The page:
The Canadian Federation of Students, which represents over half a million students from over 80 post-secondary institutions across the country, has worked alongside the Canadian AIDS Society and gay-rights group EGALE Canada on its "End the Ban" campaign.
The campaign, launched in 2007, says it wants to raise awareness of, and oppose, the discrimination built into the country's blood donation process.
The CFS says that while the policy might have changed, its stance has not.
CFS Internal Coordinator Brent Farrington says the federation has been working to improve equity in blood donation since 1998.
He notes that a large amount of blood is collected on university and college campuses. While the new policy is a step forward, he says, it isn't enough.
"We still see this as a discriminatory policy that unfairly disadvantages and marginalizes men, who have had sex with men, from donating blood," he said.
"We believe there is a safer system that could exist that doesn't marginalize individuals, and also protects the blood supply."
The AIDS Community Centre in Montreal also remains unsatisfied.
"We'd like to see the donor model based on behaviour – rather than sexual orientation or gender," said Puelo Deir, a spokesman at the centre.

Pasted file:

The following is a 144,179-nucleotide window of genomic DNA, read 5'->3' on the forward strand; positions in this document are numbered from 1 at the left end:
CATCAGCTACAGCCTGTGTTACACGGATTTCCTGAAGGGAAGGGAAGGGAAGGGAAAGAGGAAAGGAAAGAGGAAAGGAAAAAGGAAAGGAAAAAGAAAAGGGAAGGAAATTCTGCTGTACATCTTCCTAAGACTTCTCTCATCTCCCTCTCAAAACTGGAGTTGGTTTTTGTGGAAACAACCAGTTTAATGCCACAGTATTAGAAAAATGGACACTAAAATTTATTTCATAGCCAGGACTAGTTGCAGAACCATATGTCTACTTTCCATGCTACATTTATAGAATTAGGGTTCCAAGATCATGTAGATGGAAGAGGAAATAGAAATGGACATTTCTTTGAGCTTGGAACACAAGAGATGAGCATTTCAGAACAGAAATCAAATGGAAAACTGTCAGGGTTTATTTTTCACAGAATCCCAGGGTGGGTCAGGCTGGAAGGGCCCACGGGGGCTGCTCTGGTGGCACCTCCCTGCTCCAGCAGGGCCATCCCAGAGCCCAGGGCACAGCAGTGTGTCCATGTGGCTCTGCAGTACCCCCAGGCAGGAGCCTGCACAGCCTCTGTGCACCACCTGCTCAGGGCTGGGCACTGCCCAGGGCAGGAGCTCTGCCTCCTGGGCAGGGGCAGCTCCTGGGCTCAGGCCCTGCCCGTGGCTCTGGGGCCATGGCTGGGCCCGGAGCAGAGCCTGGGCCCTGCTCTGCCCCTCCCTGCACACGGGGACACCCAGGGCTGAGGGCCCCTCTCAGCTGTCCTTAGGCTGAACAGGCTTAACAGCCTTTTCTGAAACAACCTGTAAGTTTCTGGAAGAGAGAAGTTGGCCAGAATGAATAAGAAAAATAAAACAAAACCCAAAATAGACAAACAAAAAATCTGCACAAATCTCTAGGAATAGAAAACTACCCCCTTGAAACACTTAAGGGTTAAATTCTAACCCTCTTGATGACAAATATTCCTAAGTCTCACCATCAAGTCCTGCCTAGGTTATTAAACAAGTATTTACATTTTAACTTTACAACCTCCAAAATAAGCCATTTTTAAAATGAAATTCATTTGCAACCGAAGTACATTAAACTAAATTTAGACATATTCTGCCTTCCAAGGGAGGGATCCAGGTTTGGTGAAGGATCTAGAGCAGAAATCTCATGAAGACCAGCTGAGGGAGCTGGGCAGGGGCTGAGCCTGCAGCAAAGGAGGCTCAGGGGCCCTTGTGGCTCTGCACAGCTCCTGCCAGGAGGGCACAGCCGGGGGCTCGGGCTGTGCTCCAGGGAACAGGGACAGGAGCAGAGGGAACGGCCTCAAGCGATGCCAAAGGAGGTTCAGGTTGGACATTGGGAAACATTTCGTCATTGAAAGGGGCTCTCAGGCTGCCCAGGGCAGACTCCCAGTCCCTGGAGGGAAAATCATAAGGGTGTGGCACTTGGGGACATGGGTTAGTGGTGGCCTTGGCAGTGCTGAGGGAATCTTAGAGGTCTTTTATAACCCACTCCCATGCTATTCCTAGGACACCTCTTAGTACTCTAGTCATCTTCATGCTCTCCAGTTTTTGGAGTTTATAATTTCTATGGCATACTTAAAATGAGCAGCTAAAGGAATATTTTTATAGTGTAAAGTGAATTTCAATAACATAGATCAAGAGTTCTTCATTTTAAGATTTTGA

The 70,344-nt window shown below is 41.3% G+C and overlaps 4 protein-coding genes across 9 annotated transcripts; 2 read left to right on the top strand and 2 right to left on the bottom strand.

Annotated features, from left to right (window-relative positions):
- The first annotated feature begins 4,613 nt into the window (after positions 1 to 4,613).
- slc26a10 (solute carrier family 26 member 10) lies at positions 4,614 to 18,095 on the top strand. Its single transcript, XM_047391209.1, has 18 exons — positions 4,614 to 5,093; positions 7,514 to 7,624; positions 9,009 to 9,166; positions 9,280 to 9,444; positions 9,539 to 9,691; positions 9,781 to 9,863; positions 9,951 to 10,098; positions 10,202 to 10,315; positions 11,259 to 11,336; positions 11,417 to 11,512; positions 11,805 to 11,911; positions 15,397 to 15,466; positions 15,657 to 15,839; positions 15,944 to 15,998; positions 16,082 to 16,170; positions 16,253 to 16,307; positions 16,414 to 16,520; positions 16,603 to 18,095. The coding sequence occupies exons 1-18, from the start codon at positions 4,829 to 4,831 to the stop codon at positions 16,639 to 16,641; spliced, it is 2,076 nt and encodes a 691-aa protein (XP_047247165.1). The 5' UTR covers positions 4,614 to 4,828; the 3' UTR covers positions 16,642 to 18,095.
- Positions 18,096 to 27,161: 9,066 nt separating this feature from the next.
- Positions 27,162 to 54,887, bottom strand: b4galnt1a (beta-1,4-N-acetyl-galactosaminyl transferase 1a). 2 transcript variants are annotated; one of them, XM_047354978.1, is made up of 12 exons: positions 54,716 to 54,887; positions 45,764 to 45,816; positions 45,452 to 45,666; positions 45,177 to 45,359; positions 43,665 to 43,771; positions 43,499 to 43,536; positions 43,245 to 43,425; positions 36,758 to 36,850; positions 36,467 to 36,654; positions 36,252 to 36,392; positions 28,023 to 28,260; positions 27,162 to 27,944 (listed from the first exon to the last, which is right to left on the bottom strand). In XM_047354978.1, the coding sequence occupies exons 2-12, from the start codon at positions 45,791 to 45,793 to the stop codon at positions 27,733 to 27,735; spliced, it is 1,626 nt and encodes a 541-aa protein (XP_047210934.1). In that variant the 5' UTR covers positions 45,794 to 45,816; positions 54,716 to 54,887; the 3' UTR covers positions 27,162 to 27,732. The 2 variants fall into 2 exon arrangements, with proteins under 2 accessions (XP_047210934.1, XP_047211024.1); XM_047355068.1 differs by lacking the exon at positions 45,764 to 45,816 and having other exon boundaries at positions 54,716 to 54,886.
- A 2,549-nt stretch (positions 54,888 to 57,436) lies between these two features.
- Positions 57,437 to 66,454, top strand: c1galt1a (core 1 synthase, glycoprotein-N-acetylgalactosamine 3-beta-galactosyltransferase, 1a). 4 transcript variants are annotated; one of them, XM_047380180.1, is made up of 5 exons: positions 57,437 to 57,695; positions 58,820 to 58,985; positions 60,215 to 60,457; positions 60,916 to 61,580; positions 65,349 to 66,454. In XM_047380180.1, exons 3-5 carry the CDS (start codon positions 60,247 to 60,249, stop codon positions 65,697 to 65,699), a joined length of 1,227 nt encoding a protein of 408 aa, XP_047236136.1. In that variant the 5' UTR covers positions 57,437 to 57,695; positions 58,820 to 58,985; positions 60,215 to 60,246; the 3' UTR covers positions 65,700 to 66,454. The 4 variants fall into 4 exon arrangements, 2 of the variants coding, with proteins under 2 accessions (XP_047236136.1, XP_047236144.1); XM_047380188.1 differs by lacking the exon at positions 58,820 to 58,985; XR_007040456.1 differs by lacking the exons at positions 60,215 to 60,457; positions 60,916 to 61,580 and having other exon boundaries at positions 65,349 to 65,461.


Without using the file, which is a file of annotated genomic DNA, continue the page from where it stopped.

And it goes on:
"(The new policy) definitely needs improvement," he said. "This is just a small step in the right direction – but there is still much work to do."
While HEMA-Quebec says it's considered this type of approach, they say it simply isn't feasible.
"The vast majority of experts in the field agree that (a behaviour-based approach) would not be a viable option," Germain said, pointing out that HEMA-Quebec collects upwards of 1,000 blood donations every day.
"We would have to add a considerable number of questions at the time of donor evaluation – which might not be practical," he said.
Germain also pointed to other potential flaws in such a system. He said it would require accurate information received, in some cases, second-hand.
"(A behaviour-based) approach would also mean that information would come not only from the prospective donor, but also the current partners of that donor," Germain said.
For safety reasons, he said, HEMA-Quebec opts to rely solely on first-hand information.
Unlike some other advocacy groups, the Canadian AIDS Society supports the new policy.
"We have been pushing for change from the old, outdated, unscientific lifetime ban," said Douglas Elliott, a lawyer for the society.
"But we actually have been advocating that the initial change should be to a five-year period of celibacy."
Elliott said that while the society's position has not been too popular within the gay community, he thinks it's important to approach such a change slowly.
"More so (than other organizations) we have been willing to live with an interim change," he said.
"We recognize that you have to take baby steps, and the most important thing to do is make change in the first place."
Eventually, Elliott says the society would like to see behaviour-based criteria implemented.
"It's important to get a commitment to ongoing reform, and if we have that, we will be moving towards fewer and fewer restrictions and, before long, asking those behavioural-based questions," he said.
This content appears as provided to The Globe by the originating wire service. It has not been edited by Globe staff.